You’re probably something like me: a professional who doesn’t smoke tobacco. Although in my case, I puff an occasional stogie, maybe once every two months. So if Proposition 56 passes in November, increasing tobacco taxes $2 a pack, it’s one of the few taxes that wouldn’t phase my personal bank account. And it wouldn’t affect anti-tobacco fanatic Tom Steyer, the hedge-fund billionaire backing the initiative, who’s obsessed with making everyone else in the state miserable.

But I know poor people who will be devastated. Prop. 56 will inhale “in the range of $1.1 billion to $1.6 billion annually by 2017-18,” according to the Attorney General’s summary. Poor friends of mine smoke a pack a day, so that’s $730 a year more pilfered from them.

Of course, the response will be: the poor should quit smoking and save not only the new $2 tax, but the current $5 to $7 cost of a pack. Savings: up to $9 a day, or $3,285 a year. But poor people commonly use cigarettes for recreation and self-medication. Unlike the rich sponsors of Prop. 56, the poor when they get stressed out can’t take a vacation in Gstaad. And they prefer puffing smokes to Valium.

I just watched the HBO series “The Pacific,” about the U.S. Marines fighting Japan from 1942-45. It’s based on such real heroes as John Basilone, a Medal of Honor Winner, and Eugene Sledge, author of the terrifying memoir, “With the Old Breed: At Peleliu and Okinawa.” When Sledge makes it home and is dealing with what we now call PTSD, someone asks him why he smokes his “MacArthur Pipe.” He responds, “It calms my nerves.” Nowadays he would be considered not a hero, but a bad role model for children.

The Yes on 56 campaign sight promotes, “Keep Our Children from Smoking.” But is there any child who hasn’t been inundated for years with anti-smoking propaganda? I remember way back in 1967, when I attended 7th grade at Franklin Junior High School in Michigan, I wrote a little anti-smoking play. It was my first political writing assignments.


California already sports the second lowest smoking rate among the states, at 15 percent, after Utah’s 12.2 percent. And the state Legislature just passed a law raising the smoking age to 21 from 18. So at 18, you’re adult enough to join the military and vote for our wonderful legislators, but our legislatures think you’re too stupid and brainwashed to decide if it’s right to buy a pack of smokes. (An exception was made to those already in the military.)

A couple of factors also are at work here. Raising the tax this much will create an even bigger black market. I remember when the Proposition 99 tax of just 25 cents hit in 1988. The next day, the liquor store near where I lived in Huntington Beach was knocked over. “Did they take all that expensive liquor?” I asked the owner as he was supervising a construction crew installing a heavy metal gate. “No, they just grabbed the cartons of cigarettes,” he said. “They’re much lighter.”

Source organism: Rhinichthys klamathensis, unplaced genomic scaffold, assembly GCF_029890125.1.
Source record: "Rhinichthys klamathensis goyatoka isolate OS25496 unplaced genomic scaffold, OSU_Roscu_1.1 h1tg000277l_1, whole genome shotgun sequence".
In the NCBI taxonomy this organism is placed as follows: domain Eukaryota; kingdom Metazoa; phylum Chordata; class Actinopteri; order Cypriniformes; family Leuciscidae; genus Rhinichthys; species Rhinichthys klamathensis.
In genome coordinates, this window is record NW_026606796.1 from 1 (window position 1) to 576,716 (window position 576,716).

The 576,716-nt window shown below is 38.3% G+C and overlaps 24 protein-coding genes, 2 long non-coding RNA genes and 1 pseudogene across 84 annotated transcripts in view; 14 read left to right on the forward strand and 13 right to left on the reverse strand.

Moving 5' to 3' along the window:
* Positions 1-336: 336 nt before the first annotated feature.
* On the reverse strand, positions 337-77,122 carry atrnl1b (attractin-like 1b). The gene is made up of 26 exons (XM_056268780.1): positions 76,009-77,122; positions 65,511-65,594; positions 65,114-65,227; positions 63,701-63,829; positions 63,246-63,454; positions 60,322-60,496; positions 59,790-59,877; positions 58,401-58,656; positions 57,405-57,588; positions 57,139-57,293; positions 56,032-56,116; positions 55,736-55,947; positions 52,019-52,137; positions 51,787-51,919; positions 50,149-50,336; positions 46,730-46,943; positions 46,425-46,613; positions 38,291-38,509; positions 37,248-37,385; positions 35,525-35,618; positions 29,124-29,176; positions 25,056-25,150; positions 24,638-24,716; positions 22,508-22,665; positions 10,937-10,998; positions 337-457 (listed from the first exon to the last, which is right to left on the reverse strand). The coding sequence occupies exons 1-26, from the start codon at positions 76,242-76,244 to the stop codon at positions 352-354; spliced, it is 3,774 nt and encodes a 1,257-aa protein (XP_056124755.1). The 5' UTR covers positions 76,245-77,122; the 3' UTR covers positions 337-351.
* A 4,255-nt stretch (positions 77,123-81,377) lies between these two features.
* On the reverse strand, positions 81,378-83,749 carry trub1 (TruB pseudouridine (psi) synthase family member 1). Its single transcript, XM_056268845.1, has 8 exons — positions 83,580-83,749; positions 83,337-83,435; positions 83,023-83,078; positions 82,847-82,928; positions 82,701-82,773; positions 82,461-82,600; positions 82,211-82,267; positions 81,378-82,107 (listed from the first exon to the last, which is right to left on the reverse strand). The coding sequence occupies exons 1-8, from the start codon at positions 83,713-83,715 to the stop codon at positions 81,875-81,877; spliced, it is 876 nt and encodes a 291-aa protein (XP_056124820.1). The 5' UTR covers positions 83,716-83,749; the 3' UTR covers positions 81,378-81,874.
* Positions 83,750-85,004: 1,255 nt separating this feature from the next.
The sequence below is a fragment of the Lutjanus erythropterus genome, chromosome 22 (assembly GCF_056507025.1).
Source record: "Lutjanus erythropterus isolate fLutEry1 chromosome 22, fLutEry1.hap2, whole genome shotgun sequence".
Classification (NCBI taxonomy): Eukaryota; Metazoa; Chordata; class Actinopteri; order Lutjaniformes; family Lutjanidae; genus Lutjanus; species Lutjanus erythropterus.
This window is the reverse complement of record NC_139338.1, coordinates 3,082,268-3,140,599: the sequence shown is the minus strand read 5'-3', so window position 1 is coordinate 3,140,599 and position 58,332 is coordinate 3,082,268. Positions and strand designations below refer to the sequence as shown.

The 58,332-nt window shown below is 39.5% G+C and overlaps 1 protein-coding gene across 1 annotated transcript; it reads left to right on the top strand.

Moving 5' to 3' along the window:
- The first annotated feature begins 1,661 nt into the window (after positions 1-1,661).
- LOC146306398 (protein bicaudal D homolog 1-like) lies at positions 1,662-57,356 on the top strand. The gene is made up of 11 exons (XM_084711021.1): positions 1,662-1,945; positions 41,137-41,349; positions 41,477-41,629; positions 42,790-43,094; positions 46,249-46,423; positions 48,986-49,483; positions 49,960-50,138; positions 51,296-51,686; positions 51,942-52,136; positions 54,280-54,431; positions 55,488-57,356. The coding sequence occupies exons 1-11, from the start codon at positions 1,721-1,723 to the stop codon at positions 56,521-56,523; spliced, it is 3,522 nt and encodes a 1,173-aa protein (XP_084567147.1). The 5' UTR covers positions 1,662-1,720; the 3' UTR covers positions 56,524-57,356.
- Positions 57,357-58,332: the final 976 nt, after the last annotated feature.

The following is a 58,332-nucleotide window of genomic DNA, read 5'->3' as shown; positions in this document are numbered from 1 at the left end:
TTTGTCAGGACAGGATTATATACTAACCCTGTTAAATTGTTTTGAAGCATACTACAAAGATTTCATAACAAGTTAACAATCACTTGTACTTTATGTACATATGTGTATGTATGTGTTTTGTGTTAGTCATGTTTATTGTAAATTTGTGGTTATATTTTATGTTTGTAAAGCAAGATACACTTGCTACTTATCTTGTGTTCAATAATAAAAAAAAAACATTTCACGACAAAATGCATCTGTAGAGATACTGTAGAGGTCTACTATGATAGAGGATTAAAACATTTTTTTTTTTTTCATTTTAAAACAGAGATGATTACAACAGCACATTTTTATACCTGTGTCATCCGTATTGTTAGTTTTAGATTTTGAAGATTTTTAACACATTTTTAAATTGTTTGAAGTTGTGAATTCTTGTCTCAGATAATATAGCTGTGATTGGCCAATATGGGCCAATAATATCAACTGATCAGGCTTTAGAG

Racial tensions, already bad, also could get worse. One of the incidents of police brutality cited by Black Lives Matter and other groups is the death of Eric Garner in New York City in 2014 when police arrested him for selling untaxed cigarettes on a city street. His mother spoke at the Democratic Convention in Philadelphia.

According to the Reason Foundation, “With state cigarette taxes at $4.35 per pack and the Big Apple piling another $1.50 on top of that, New York has become a major destination for smuggled smokes. Up to 60 percent of all cigarettes sold in the state are smuggled from elsewhere.” Ironically, anti-smoking fanatic Michael Bloomberg, who pushed for the high taxes when NYC mayor, also spoke at the convention.

Then there’s terrorism. According to Police Chief Magazine, “Since the dawn of terrorism, procuring finances sufficient to sustain terror operations has been a priority for terrorists. The illicit sale of cigarettes and other commodities by terrorist groups and their supporters has become a crucial part of their funding activities.

“Raising the tax on cigarettes widens the difference between the wholesale price and the retail price of the product and inadvertently creates opportunity for traffickers, who evade the tax and gain the profits. Today cigarette traffickers can make as much as $60 per carton of cigarettes sold illicitly.”

Prop 56’s language does include $48 million a year “for the purpose of funding law enforcement efforts to reduce illegal sales of tobacco products, particularly illegal sales to minors; to reduce cigarette smuggling; tobacco tax evasion the sale of tobacco products without a license and the sale of counterfeit tobacco products,” etc.

So even the pro-56 side concedes it will increase lawlessness.

I suspect Prop. 56 will pass. Proposition 29, a $1 increase, narrowly lost in 2012. So we’re soon going to get: higher taxes, more attacks on the poor, more police, more controls, more lawlessness, more black market activities, maybe more racial tension and terrorism. Prop. 56: It’s the perfect California initiative!

Longtime California commentator John Seiler’s email is: